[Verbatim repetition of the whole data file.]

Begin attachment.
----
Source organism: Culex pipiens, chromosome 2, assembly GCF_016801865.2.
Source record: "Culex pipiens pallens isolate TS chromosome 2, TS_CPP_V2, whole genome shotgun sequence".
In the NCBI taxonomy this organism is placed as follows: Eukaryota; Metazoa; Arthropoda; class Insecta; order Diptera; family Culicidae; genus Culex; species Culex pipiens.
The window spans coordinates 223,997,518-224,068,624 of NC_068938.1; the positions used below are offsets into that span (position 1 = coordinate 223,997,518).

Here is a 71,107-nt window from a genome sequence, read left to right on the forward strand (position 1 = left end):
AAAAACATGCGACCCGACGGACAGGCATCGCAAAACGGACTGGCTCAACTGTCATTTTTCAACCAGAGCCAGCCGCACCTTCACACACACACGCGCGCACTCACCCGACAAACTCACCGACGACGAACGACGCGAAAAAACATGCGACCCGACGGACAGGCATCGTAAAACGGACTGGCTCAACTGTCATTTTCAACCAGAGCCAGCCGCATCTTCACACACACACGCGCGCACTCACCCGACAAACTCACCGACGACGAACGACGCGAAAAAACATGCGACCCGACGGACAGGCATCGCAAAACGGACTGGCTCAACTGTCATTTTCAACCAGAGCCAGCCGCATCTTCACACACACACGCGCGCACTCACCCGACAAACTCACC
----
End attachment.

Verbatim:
Source organism: Culex pipiens, chromosome 2, assembly GCF_016801865.2.
Source record: "Culex pipiens pallens isolate TS chromosome 2, TS_CPP_V2, whole genome shotgun sequence".
In the NCBI taxonomy this organism is placed as follows: Eukaryota; Metazoa; Arthropoda; class Insecta; order Diptera; family Culicidae; genus Culex; species Culex pipiens.
The window spans coordinates 223,997,518-224,068,624 of NC_068938.1; the positions used below are offsets into that span (position 1 = coordinate 223,997,518).

Here is a 71,107-nt window from a genome sequence, read left to right on the forward strand (position 1 = left end):
AAAAACATGCGACCCGACGGACAGGCATCGCAAAACGGACTGGCTCAACTGTCATTTTTCAACCAGAGCCAGCCGCACCTTCACACACACACGCGCGCACTCACCCGACAAACTCACCGACGACGAACGACGCGAAAAAACATGCGACCCGACGGACAGGCATCGTAAAACGGACTGGCTCAACTGTCATTTTCAACCAGAGCCAGCCGCATCTTCACACACACACGCGCGCACTCACCCGACAAACTCACCGACGACGAACGACGCGAAAAAACATGCGACCCGACGGACAGGCATCGCAAAACGGACTGGCTCAACTGTCATTTTCAACCAGAGCCAGCCGCATCTTCACACACACACGCGCGCACTCACCCGACAAACTCACC